We gave it a go that same week.

Like the movie, the TV series has Rob (short for Robyn) break the fourth wall – and, in one episode, allows her friend/employee Simon (David H. Holmes) to do the same. Kravitz is terrific, as is the supporting cast – Da’Vine Joy Randolph as Cherise, especially. 

One of the biggest misconceptions about the book is that it is specific to the male experience, but its overarching themes – fear of commitment, self-sabotage and qualms about adulthood and adult responsibility – are near-universal conceits. (The truth is, men aren’t from Mars and women aren’t from Venus; we both hail from Earth – and share 99.9 percent of the same DNA.) Certain aspects of the story differ because of the gender-flip, of course, but it remains true to Hornby’s core vision. At root, the new Rob – like the old Rob – is damaged. It’s not until she begins to make the necessary repairs that she has a shot at happiness.

Now, I wish we’d watched it right off the bat – if only to add one more viewer to whatever metric Hulu uses to decide what to renew or what to cancel. (Quality certainly isn’t among the reasons they rely upon; if they did, High Fidelity would be a no-brainer to bring back,)

And, with that, here’s today’s Top 5: Songs About Music.

1) Diane Birch – “Jukebox Johnny.” Just yesterday, the Church of Birch pastor released this addictive tune about late-night salvation found in songs.   

2) Dobie Gray – “Drift Away.” A much-covered tune about losing one’s self in a melody, this rendition – a big hit in 1973 – was itself a cover version. Written by Mentor Williams (the brother of actor/singer-songwriter Paul Williams), it was first recorded by Clarence Carter in 1970 and then John Henry Kurtz in 1972.

3) The Kinks – “Rock & Roll Fantasy.” A classic Ray Davies ode to folks who turn to music for solace – and the price they pay. “There’s a guy in my block, he lives for rock/He plays records day and night/And when he feels down, he puts some rock ‘n’ roll on/And it makes him feel alright/And when he feels the world is closing in/He turns his stereo way up high…”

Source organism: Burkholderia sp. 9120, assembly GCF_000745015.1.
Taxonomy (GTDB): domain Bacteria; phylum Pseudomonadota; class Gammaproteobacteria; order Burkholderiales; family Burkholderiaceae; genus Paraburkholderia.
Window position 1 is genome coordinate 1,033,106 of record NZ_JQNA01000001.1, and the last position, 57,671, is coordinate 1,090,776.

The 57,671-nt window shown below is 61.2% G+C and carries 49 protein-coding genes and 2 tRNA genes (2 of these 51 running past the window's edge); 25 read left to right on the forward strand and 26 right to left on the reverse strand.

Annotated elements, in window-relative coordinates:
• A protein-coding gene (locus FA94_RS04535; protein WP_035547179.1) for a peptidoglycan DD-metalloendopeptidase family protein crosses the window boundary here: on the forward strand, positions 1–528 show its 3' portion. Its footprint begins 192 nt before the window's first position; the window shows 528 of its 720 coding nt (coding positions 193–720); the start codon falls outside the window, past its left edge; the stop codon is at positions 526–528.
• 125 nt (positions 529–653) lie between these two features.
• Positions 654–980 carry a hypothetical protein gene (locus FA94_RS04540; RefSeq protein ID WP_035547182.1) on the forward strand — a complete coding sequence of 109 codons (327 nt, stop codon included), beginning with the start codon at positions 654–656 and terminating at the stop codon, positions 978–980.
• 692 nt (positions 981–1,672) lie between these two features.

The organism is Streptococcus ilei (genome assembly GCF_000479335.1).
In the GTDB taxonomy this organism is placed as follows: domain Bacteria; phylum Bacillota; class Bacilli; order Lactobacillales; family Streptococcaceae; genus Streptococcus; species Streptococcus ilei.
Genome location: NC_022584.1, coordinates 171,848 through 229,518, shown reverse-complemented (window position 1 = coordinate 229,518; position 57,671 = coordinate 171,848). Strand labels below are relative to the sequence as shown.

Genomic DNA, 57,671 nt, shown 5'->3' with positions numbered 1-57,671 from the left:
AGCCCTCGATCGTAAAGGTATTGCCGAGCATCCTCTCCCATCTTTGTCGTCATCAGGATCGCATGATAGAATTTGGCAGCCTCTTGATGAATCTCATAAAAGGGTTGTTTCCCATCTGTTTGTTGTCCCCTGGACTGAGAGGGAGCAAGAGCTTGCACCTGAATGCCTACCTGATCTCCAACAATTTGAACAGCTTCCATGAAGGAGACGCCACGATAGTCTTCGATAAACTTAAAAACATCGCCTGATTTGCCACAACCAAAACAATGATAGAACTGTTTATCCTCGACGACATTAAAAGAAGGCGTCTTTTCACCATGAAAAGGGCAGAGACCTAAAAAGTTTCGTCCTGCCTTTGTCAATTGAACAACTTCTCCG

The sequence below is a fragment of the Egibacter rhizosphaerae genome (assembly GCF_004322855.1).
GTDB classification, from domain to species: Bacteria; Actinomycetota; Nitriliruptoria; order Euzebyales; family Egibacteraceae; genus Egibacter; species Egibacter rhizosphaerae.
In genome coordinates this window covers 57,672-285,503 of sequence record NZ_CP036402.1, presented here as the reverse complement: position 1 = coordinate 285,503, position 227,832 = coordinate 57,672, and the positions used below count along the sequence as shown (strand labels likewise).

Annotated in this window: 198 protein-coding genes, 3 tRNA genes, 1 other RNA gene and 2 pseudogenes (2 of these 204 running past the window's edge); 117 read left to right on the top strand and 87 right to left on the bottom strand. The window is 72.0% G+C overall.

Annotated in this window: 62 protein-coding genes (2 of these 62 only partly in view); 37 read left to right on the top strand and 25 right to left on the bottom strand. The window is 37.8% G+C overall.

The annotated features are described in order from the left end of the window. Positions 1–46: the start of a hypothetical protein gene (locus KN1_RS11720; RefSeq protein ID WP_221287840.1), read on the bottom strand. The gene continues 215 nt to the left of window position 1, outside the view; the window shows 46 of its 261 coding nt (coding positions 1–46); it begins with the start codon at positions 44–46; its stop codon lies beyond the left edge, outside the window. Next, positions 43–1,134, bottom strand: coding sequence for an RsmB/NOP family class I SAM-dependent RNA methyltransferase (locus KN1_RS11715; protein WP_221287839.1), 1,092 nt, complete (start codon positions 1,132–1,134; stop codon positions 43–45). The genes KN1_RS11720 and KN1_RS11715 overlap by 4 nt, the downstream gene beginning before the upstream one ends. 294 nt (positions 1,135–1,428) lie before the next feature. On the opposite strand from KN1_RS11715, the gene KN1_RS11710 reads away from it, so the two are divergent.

3) Simon & Garfunkel – “Late in the Evening.” A Paul Simon song from his 1980 One Trick Pony album/movie, this version from S&G’s legendary 1981 Concert in Central Park is equally evocative, conveying the utter magic and mystery of music and how it colors life for the better.

5) Patti Smith – “Land/Gloria.” Turn this up loud. In 2012, Patti toured as the opening act for Neil Young and Crazy Horse – and, as this fan-shot video shows, damn near blew those warhorses off the stage. (Note I say “damn near.”) Diane and I were at this show in Philly, and totally blown away by her performance – this song, especially. (Patti has said that “Land” is a metaphor for the birth of rock ’n’ roll, but all I know is it’s great.)

Yesterday, WXPN featured a day-long “Throwback Thursday” devoted to 1968. Although I didn’t listen all day, what I heard was an interesting mix of the expected and unexpected, with Otis Redding’s “Hard to Handle” followed by the raw rock of Big Brother & the Holding Company, the soft psychedelic lather of Jefferson Airplane, and a five-track tour of some of Simon & Garfunkel’s classic tunes, as well as songs by the Temptations, Laura Nyro, Van Morrison and the Delfonics.

Today, their “Throwback Thursday” inspires my “Flashback Friday,” which looks back 50 years to Saturday June 8, 1968. The biggest story in the news: Robert F. Kennedy’s funeral.

But that wasn’t the only news of the day: James Earl Ray, the prime suspect in the assassination of Martin Luther King Jr. two months earlier, was arrested at London’s Heathrow Airport.

Among the movies one could expect to see in the theaters this weekend: Planet of the Apes; Where Angels Go, Trouble Follows; Yours, Mine and Ours; The Odd Couple; Prudence and the Pill; The Detective; and Wild in the Streets. Due for release in just four days: Rosemary’s Baby. As I’ve mentioned before, however, in those days “wide” releases weren’t the way of the movie world. Films opened in select markets at select theaters, with new markets and theaters added each week and month.